"Thirteen Rivers: The Last Voyage of La Belle," by Ruth Davis, Stephen F. Austin University Press, 2016
If you find history boring, you won’t after reading Ruth Davis’ "Thirteen Rivers: The Last Voyage of La Belle." An exciting adventure historical novel, it reveals the graphic tale of La Salle’s 1685 failed colony in today’s Texas and the ship La Belle. This is a Texas tale for sure.
Davis creates details using all the senses: fear, sight, sound, sensations, situations and smell. “The interior, a pitiful sight, meagerly furnished with buffalo-hide pallets for beds, retained a stench of urine and unwashed bodies.”
The French explorer is almost unknown, even though he was one of the most ambitious, driven to discovery. Francis Parkman writes, “Without question one of the most remarkable explorers whose names live in history… .” Who else paddled down the Mississippi, then back up and returned to France?
This is where the La Belle story begins. Davis sets the context with La Salle convincing King Louis XIV of France that to defeat the Spanish requires a colony on the central section of America’s Gulf coast, containing Texas and Mexico’s silver mines.
La Salle successfully sells the idea to the tune of four ships, including the small La Belle. At 54 feet long and with a beam of 14 feet (remains now in the Bullock Texas History Museum in Austin) it had a shallow draft, perfect for exploring the Mississippi’s tributaries. But that is not where La Salle ended up.
Davis lays bare the leadership and organizational faults which doomed the venture from the first day. While La Salle led the venture as the Governor of La Louisiane, the naval captains were free to ignore his commands, which they did often, including missing the Mississippi by 500 miles landing in Matagorda Bay. The ships were separated, one taken, one aground, and one went back to France with needed supplies, leaving only La Belle.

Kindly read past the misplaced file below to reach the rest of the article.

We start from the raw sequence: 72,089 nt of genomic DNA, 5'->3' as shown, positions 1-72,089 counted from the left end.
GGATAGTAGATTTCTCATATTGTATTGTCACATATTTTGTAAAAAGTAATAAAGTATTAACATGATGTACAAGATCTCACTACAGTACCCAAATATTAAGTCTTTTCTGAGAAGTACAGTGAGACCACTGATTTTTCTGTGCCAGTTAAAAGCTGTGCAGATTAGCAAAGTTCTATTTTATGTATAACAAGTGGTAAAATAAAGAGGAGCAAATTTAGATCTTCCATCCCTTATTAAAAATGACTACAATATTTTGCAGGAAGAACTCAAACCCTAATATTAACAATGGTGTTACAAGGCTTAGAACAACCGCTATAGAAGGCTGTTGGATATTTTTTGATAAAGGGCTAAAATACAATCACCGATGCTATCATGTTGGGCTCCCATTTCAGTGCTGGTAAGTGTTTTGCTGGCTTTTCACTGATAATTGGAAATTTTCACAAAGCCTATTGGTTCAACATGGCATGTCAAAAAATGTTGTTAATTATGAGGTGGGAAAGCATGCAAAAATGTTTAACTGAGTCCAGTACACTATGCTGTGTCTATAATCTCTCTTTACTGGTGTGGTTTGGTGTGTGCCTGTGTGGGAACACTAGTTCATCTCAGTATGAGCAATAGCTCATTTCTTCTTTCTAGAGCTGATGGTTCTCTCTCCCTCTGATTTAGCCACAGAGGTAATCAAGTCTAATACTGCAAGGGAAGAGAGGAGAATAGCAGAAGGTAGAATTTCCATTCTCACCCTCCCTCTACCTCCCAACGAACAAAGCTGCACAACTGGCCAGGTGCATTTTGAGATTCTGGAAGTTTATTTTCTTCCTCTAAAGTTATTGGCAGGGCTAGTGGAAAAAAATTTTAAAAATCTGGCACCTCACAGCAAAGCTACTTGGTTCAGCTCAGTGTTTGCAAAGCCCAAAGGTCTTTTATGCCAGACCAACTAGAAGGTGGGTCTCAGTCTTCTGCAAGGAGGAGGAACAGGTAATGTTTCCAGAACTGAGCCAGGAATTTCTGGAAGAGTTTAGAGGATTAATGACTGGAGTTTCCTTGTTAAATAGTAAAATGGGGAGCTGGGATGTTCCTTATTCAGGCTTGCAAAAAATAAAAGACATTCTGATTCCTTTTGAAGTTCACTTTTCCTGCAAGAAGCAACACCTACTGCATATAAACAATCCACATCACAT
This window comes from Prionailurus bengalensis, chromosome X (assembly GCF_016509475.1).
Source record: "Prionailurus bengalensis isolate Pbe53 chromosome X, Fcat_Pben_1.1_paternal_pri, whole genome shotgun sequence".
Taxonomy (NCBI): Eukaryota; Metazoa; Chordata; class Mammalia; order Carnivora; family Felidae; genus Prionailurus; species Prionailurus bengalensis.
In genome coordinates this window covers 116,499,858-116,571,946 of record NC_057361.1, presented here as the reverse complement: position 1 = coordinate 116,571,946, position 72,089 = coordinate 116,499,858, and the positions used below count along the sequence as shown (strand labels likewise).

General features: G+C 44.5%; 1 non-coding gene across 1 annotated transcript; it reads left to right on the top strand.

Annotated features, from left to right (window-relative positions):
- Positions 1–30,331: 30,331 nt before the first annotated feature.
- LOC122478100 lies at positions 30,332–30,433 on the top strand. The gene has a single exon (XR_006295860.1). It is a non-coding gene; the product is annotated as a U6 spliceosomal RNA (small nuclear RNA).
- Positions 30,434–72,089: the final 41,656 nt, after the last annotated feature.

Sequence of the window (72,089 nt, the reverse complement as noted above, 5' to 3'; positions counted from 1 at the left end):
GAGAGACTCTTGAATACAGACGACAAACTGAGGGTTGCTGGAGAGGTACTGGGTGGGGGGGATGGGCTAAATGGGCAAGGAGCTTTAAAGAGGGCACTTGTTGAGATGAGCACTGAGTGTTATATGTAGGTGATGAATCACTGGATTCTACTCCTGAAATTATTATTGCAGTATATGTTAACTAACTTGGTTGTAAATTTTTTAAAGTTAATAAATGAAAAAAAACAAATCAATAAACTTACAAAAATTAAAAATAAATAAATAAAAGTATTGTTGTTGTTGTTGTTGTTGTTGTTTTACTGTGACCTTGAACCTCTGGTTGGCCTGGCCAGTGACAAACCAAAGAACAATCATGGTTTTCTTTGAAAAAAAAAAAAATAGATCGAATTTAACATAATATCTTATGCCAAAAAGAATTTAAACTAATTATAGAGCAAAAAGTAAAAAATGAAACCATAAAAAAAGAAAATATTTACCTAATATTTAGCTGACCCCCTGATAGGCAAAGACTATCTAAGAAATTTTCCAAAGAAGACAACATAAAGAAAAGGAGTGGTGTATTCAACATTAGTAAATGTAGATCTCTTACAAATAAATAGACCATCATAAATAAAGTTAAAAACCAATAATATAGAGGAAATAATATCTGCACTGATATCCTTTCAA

The crew and colonists; women, children, a dog and cat were a motley group of 280 souls. Disease, accidents, warfare, most gruesome deaths reduced the number quickly. Especially of skilled seamen, which resulted in grounding La Belle causing the death of most of the crew. Again, supplies were lost.
Believing he was just west of the great river La Salle took 15 males marching off to the east, to cross 13 rivers, leaving the remaining at the fort. He did not make it far before he was assassinated. Each river, tribe and tribulations are portrayed in detail by Davis. Only seven men made it to the Mississippi, and back to Canada.
Lt. Henri Joutel kept a log throughout the ordeal, which survived to present listing the dates, travels and the individual’s roles in what the Bryan Museum describes as an ill-fated mission. A few of the colony’s children lived with American Indian tribes, until reunited with returning Frenchmen, told of the brutal massacre of the colonists left behind. Davis masterfully breathes life into the rest of the gory story.